That’s all, and was, water under the bridge until I saw one of his tweets today, which called the Pats “dead.” Take a look at their schedule and tell me what you see. I see 12-4. You know what the Pats’ record was when they won their first Super Bowl? 11-5. You remember who they played? A clone of the Saints from this year, or the Pats from 2007. There are details of which I’m obviously aware that could mitigate this: the 12-4 Pats wouldn’t likely have a bye and the Saints looked fairly unstoppble the other night. But to declare the Patriots “dead” is something in the spirit of Simmons’ supposed arch-enemy, Dan Shaughnessy. Yes, the Pats don’t look like the best team now, but if 2007 taught us anything, it’s that you only have to look like the best team on the last day of the season for it to mean anything. Do I believe then can, even if I don’t believe they will? Yes.

That’s what it comes down to: hope. If you hope your team does well, and you see one of its biggest cheerleaders raining on your parade, it’s time to disengage. If Bill Simmons can’t enjoy first place, and yet another awesome season, maybe he needs to re-read some of his columns from 1999 and 2000 to show how far we’ve really come. Will it help him get back to a positive mindset? Maybe, for a little bit, but never completely. Like my love affair with his columns, that part of him is probably gone forever.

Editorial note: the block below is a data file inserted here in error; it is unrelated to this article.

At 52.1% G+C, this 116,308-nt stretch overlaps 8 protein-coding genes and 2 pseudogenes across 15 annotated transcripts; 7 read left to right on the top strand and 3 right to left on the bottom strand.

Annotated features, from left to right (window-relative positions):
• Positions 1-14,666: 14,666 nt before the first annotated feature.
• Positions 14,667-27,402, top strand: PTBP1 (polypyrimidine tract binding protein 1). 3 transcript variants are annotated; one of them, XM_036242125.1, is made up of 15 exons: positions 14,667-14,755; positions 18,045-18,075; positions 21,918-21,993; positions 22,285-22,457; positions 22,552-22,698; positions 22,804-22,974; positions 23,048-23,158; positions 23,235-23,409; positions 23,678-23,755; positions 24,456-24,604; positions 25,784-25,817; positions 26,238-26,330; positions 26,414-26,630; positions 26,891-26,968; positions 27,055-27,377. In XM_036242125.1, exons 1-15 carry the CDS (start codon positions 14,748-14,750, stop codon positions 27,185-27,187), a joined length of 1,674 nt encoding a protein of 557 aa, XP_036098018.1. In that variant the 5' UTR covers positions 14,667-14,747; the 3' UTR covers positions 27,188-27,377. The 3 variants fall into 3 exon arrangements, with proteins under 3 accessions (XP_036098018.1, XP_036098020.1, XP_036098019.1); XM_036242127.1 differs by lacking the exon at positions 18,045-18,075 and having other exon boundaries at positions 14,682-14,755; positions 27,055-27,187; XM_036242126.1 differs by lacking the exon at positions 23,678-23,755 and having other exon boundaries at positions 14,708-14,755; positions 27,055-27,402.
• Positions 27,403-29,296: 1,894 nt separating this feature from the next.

My Sporting Clothes

Since I haven’t posted anything in a while, here’s a short essay I wrote that I’ve cleaned up for publication here. Hope you like it.

In the mid-1990s, tearaway pants were invented. They looked cool and had buttons on the outside of each leg, so basketball players could remove their drawers with a flick of the wrist. One second, the pants would be there, and then — POOF! — they would be gone, folding away into the air like origami.

I cannot tell you where I was when I first learned of this product, but I was floored. I could tear away my pants. Soon, I was at the store buying a pair. They were made by Nike and cost $30. This was it: this was the future. This was the new me.

I still own a pair of tearaway pants. I wear them to bed and to softball games in which I play. I do not like them.

They will unbutton during a hasty trip from first to second base, or on a more leisurely journey from one side of my bed to the other. They, very much, do not want to stay on.